Arkansas City Traveler, January 30, 1878.

                                                     The Texas Cattle Law.

The Supreme Court of the United States has wiped out the dead line in Kansas—a fact that will be pleasing to border counties. The Texas cattle law of Missouri is similar to that of Kansas. The following decision strikes at all, as it is general in its application.

Intelligence has been received from Washington that the Supreme Court of the United States, on Monday last, decided that what is known in this State as the Texas cattle law, is unconsti­tutional.

In Caldwell and other counties, numerous suits had been brought against the Hannibal & St. Joseph Railroad Company for unloading Texas cattle at Kidder station, in violation of this law, the farmers alleging that their native cattle died from the Texas fever communicated by these Texas cattle. The courts in Missouri held that the statute, prohibiting the importation of cattle between March 1st and November 1st of each year, was constitutional and valid. The case was then taken to the Supreme Court of the United States by writ of error, under the judiciary act. The court, as above stated, has made a finality of the case, holding the law to be in contravention of the United States laws which confer upon Congress the executive power to regulate commerce among the several States.

This was a test suit, and upon the decision depends over one hundred like suits, calling for damages to the aggregate of about $40,000. St. Joseph Gazette.

In connection with the above, we copy from the Kansas City Price Current the following cattle item as to the probable drive for the coming season.

The Price Current, since its establishment, has always kept its readers posted in reference to the Texas cattle drive, yearly, to Kansas; and the figures, which we have given, having been procured from reliable sources, have invariably proved correct. The prospects of the drive of cattle from Texas to Kansas, at the present time, are that it will be about the same as last year, if not in excess—that is, 200,000 or over. We say “prospects of the drive,” and by that remark we mean that the figures given would indicate about the same number as last year, if not more, will be driven; but the cramp in money matters, will, it is generally thought, cut the number down from what is now given. Texas cattle drovers, last year, had quite a success­ful season of it, and it is considered by those best posted that there was more money made than any previous year since the drives from Texas to Kansas commenced, and this has induced many to drive again.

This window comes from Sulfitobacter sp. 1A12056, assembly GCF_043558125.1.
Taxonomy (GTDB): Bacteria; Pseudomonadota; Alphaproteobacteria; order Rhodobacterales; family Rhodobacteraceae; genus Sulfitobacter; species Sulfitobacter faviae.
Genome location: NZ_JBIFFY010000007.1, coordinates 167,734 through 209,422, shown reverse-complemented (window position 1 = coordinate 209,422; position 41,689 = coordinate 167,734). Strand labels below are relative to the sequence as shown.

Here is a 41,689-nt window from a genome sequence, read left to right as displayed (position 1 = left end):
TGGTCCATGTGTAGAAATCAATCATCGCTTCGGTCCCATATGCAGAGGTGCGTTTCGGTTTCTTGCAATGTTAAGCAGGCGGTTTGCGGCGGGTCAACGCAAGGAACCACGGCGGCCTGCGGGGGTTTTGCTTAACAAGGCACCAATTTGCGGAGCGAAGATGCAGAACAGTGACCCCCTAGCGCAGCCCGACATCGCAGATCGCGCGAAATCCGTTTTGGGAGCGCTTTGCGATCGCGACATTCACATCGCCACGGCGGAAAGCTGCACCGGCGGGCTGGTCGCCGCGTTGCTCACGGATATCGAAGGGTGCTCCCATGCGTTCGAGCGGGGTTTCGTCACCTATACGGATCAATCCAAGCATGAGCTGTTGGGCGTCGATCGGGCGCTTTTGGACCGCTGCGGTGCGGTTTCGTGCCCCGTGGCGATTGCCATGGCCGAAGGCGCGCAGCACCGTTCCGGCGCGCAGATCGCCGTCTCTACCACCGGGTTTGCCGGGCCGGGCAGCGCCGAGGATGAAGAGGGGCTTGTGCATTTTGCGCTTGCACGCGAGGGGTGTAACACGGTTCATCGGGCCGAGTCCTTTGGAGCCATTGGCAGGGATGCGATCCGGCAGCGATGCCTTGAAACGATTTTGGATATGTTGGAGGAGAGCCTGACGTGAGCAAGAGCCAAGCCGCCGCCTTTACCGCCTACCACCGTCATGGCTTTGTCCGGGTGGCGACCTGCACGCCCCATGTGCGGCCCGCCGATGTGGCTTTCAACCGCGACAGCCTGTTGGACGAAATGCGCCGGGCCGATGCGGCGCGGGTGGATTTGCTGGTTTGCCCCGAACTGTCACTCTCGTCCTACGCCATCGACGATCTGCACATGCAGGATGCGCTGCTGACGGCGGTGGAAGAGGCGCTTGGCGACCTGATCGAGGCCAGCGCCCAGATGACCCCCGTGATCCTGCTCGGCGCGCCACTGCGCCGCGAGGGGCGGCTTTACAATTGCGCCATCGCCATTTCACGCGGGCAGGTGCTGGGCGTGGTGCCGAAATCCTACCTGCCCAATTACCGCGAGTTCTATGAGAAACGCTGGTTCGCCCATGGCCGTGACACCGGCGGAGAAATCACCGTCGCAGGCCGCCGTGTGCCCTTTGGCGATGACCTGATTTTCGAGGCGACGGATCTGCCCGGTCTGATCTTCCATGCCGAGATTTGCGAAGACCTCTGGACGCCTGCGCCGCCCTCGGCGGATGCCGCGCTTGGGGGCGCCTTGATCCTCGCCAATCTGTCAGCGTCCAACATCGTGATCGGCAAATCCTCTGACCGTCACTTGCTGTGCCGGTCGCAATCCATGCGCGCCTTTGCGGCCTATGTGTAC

Below is given a partial list of the number of cattle which will be driven, and with which we have been kindly furnished by Mr. Peyton Montgomery, of the firm of Quinlan, Montgomery & Co., he having obtained it from Judge Deverly, of Dodge City, Kan., a letter containing the facts having been written to that gentleman by Mr. Richard Head, of Texas, foreman for Ellison & Deweese.

Ellison & Deweese 8,000

J. and T. Deweese 12,000

J. T. Ellison & Son 6,000

Lytle & McDonald 12,000

Smith & Savage 12,000

D. R. Fant 9,000

Snyder Brothers 14,000

W. Butler 4,000

John Gamel 6,000

Presnall & Mitchell 8,000

Waugh & Stevens 4,000

Shriner Brothers 5,000

Bishop & Hough 6,000

J. W. Iliff 15,000

C. C. Lewis & Co. 10,500

W. S. Caruthers 8,000

Capt. King 10,000

Maj. Hood 4,000

A. Drumm 2,000

A. R. Adair 1,000

Chapman & Tuttle 5,000

TOTAL: 161,500

There are quite a number of the old drovers yet to be heard from.